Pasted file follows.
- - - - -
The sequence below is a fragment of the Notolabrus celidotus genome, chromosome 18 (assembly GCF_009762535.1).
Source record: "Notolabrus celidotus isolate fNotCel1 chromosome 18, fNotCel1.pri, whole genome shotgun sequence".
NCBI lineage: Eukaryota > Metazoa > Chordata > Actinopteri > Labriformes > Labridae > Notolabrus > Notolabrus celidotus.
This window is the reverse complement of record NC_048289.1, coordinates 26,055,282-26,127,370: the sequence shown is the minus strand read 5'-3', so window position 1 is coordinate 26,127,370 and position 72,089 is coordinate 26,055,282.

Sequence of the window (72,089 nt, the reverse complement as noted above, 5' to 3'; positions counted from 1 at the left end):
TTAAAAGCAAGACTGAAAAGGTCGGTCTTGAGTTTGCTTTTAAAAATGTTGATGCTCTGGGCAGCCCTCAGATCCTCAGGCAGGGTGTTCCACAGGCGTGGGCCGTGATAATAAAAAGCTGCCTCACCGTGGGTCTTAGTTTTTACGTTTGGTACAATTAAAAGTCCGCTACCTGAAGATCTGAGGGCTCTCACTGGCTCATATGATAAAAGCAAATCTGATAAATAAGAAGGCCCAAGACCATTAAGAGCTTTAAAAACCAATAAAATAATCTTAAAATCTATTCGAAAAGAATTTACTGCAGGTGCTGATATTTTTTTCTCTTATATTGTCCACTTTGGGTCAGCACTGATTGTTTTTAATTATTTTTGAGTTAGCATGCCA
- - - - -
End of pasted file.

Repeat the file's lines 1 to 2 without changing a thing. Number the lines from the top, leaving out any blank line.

The sequence below is a fragment of the Notolabrus celidotus genome, chromosome 18 (assembly GCF_009762535.1).
Source record: "Notolabrus celidotus isolate fNotCel1 chromosome 18, fNotCel1.pri, whole genome shotgun sequence".